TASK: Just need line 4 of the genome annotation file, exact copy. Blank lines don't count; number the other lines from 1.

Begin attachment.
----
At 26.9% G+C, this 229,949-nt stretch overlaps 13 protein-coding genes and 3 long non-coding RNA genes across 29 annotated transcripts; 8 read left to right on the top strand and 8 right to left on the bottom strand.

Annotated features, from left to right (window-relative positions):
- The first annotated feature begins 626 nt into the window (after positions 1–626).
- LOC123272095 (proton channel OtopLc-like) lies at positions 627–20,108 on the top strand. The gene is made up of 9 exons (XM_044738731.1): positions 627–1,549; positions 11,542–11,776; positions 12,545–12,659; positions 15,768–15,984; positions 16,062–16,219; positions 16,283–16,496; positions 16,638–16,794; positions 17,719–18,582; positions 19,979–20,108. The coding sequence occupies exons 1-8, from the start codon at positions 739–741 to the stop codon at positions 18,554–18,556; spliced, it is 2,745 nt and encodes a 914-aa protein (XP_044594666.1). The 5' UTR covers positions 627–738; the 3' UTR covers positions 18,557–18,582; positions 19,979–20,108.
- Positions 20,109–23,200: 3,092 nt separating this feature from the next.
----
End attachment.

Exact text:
- LOC123272095 (proton channel OtopLc-like) lies at positions 627–20,108 on the top strand. The gene is made up of 9 exons (XM_044738731.1): positions 627–1,549; positions 11,542–11,776; positions 12,545–12,659; positions 15,768–15,984; positions 16,062–16,219; positions 16,283–16,496; positions 16,638–16,794; positions 17,719–18,582; positions 19,979–20,108. The coding sequence occupies exons 1-8, from the start codon at positions 739–741 to the stop codon at positions 18,554–18,556; spliced, it is 2,745 nt and encodes a 914-aa protein (XP_044594666.1). The 5' UTR covers positions 627–738; the 3' UTR covers positions 18,557–18,582; positions 19,979–20,108.